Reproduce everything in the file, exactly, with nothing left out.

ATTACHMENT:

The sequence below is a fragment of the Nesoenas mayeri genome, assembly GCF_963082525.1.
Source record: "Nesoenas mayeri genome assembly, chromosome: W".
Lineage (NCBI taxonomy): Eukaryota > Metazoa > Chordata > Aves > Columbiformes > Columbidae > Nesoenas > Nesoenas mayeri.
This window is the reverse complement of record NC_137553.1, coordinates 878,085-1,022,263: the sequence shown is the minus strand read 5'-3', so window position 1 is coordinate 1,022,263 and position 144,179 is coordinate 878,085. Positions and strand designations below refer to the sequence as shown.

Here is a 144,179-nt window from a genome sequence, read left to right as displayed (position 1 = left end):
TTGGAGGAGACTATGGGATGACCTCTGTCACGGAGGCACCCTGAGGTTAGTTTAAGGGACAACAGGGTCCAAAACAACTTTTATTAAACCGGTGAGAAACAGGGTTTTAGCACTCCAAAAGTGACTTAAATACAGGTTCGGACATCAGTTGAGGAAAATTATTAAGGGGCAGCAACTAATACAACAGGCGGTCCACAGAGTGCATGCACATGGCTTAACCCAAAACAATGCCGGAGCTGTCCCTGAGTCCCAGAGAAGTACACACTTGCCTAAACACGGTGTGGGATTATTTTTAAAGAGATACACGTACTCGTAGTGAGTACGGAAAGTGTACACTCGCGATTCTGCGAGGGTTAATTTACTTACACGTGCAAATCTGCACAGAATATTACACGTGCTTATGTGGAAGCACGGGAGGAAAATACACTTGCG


The sequence below is a fragment of the Nesoenas mayeri genome, assembly GCF_963082525.1.
Source record: "Nesoenas mayeri genome assembly, chromosome: W".
Lineage (NCBI taxonomy): Eukaryota > Metazoa > Chordata > Aves > Columbiformes > Columbidae > Nesoenas > Nesoenas mayeri.
This window is the reverse complement of record NC_137553.1, coordinates 878,085-1,022,263: the sequence shown is the minus strand read 5'-3', so window position 1 is coordinate 1,022,263 and position 144,179 is coordinate 878,085. Positions and strand designations below refer to the sequence as shown.

Here is a 144,179-nt window from a genome sequence, read left to right as displayed (position 1 = left end):
TTGGAGGAGACTATGGGATGACCTCTGTCACGGAGGCACCCTGAGGTTAGTTTAAGGGACAACAGGGTCCAAAACAACTTTTATTAAACCGGTGAGAAACAGGGTTTTAGCACTCCAAAAGTGACTTAAATACAGGTTCGGACATCAGTTGAGGAAAATTATTAAGGGGCAGCAACTAATACAACAGGCGGTCCACAGAGTGCATGCACATGGCTTAACCCAAAACAATGCCGGAGCTGTCCCTGAGTCCCAGAGAAGTACACACTTGCCTAAACACGGTGTGGGATTATTTTTAAAGAGATACACGTACTCGTAGTGAGTACGGAAAGTGTACACTCGCGATTCTGCGAGGGTTAATTTACTTACACGTGCAAATCTGCACAGAATATTACACGTGCTTATGTGGAAGCACGGGAGGAAAATACACTTGCG